The latest 'top Al Qaeda leader' reported killed in Pakistan
The US says it has confirmed that it killed Abu Yahya al-Libi, an Al Qaeda leader who escaped US custody in 2005, in a drone strike in Pakistan, but what's in this report?
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If this latest report of Libi's demise holds up (Pakistani officials falsely asserted in 2009 he had been killed in a US attack), a man who was directly involved in encouraging attacks on the US will have been removed from the equation.Skip to next paragraph
Dan Murphy is a staff writer for the Monitor's international desk, focused on the Middle East. Murphy, who has reported from Iraq, Afghanistan, Egypt, and more than a dozen other countries, writes and edits Backchannels. The focus? War and international relations, leaning toward things Middle East.
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But the bigger discussion of whether all this is appropriate will continue, particularly following a New York Times report last week that said Obama has "placed himself at the helm of a top secret 'nominations' process to designate terrorists for kill or capture, of which the capture part has become largely theoretical."
The US has been assassinating designated enemies with drones as far back as 2002 and labels most of the people who end up dead in such attacks militants who had it coming. How many of the dead were simply acquaintances of the targets will probably never be known.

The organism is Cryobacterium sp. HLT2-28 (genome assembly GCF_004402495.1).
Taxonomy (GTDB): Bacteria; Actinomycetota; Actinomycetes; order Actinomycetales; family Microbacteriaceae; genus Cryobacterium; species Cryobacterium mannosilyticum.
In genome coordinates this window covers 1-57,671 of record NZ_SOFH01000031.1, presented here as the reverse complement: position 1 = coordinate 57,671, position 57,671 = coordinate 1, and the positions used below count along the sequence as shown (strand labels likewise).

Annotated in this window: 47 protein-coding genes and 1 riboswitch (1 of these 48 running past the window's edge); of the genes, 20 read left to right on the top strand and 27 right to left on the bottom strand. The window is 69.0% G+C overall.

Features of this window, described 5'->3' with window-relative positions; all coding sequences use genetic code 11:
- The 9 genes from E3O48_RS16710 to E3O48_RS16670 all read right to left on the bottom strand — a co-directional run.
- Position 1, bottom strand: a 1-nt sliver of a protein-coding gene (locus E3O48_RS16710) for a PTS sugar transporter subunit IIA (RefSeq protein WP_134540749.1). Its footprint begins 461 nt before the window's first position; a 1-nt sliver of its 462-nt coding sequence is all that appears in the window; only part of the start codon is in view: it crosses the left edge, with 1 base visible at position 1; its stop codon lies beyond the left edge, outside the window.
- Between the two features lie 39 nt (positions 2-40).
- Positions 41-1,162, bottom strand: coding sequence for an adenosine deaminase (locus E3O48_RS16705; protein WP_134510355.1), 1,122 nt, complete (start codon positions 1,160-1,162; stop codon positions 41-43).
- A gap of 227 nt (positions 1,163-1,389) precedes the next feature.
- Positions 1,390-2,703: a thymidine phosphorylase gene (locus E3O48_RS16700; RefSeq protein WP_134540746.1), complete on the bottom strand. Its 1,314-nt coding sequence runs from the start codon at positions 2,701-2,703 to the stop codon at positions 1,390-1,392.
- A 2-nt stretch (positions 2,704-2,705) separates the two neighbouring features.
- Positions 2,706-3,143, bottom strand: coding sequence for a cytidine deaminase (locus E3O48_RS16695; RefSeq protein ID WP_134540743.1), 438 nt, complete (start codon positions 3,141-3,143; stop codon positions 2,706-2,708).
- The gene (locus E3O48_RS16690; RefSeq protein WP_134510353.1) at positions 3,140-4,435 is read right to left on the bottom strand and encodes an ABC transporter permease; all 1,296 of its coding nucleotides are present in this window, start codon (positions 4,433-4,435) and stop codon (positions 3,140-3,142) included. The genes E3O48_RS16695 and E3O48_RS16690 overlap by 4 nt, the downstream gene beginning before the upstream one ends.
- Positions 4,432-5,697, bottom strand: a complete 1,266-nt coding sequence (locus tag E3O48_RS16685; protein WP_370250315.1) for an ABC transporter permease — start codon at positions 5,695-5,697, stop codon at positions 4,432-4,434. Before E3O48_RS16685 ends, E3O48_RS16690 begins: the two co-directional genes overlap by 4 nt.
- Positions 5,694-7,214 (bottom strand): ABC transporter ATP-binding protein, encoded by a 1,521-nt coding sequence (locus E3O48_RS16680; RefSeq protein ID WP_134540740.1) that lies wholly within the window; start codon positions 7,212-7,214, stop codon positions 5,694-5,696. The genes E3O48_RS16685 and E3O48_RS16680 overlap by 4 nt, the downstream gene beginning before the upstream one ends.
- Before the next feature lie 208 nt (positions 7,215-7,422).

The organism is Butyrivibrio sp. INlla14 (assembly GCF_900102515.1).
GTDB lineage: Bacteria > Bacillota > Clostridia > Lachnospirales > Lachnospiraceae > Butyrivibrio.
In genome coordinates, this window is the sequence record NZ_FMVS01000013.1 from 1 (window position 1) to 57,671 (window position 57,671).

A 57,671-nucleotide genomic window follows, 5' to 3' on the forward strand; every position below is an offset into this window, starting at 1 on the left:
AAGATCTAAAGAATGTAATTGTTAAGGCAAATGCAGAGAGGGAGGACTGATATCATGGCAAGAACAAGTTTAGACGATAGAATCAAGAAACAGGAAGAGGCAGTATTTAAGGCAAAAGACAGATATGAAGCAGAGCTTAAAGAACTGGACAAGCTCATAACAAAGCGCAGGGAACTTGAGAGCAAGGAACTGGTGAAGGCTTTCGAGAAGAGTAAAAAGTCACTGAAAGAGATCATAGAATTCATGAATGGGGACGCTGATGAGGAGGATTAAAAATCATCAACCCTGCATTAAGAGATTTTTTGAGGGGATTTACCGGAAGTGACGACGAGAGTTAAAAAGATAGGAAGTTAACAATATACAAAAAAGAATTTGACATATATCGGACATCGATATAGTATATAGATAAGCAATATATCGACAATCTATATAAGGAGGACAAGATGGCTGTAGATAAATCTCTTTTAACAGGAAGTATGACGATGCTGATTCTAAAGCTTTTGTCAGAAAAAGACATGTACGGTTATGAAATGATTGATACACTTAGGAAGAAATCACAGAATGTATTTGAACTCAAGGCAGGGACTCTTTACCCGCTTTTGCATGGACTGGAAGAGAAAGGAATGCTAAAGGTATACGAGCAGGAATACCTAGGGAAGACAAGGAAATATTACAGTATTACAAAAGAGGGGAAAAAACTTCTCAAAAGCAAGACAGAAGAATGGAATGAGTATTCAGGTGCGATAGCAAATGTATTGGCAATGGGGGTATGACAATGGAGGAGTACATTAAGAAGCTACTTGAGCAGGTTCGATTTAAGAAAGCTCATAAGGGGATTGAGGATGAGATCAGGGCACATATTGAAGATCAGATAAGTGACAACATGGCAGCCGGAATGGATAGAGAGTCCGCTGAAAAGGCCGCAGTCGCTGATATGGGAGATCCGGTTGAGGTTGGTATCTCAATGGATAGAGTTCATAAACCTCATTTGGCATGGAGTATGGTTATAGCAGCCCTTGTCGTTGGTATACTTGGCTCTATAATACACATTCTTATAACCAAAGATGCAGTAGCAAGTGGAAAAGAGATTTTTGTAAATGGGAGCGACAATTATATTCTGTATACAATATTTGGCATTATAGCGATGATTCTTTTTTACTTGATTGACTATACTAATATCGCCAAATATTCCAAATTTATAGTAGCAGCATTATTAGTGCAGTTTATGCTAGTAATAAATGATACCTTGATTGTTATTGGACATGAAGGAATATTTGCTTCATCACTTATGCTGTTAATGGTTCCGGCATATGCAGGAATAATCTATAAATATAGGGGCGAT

Will the power to carry out long-term international assassination campaigns become a presidential prerogative through force of habit? That's the road the US is heading down now.
And are all these deaths in America's long-term interests? That's a thorny question right there. Libi for all his association with Al Qaeda, was probably among the moderates within the groups thinkers, reported to be an opponent of takfir – the practice of declaring all Muslims out of step with Al Qaeda's views on the faith as apostates, deserving of death – and some who follow the group believe his death may just create space for someone more extreme to climb up the ladder.
"If he has in fact been killed, I wonder if those who think this is a victory (and those supporting the strategy of extrajudicial killings more generally) have given ample thought to the fact that he along with others who have been assassinated were actually a moderating force within a far more virulent current that has taken hold in the milieu. And yes, given his teachings I do note a certain irony in this, but sadly, it’s true. What is coming next is a generation whose ideological positions are more virulent and who owing to the removal of older figures with clout, are less likely to be amenable to restraining their actions. And contrary to popular belief, actions have been restrained. Attacks have thus far been used strategically rather than indiscriminately. Just take a look at AQ’s history and its documents and this is blatantly clear. In the years to come, owing to this generation being killed off, this type of restraint will disappear; in fact it is clearly already heading in this direction. A significant part of this change is directly attributable to the counter terrorism strategies being employed today."
Many, no doubt, will disagree with her analysis. But some reflection on whether "kill, kill, kill" is an effective long-term strategy against a jihadi movement that is built around an ideology that spreads in Internet chatrooms as easily as it does in militant training camps, will be useful in the years ahead (I and some other reporters looked at the question of rehabilitation programs for militants in a recent edition of the Monitor's magazine).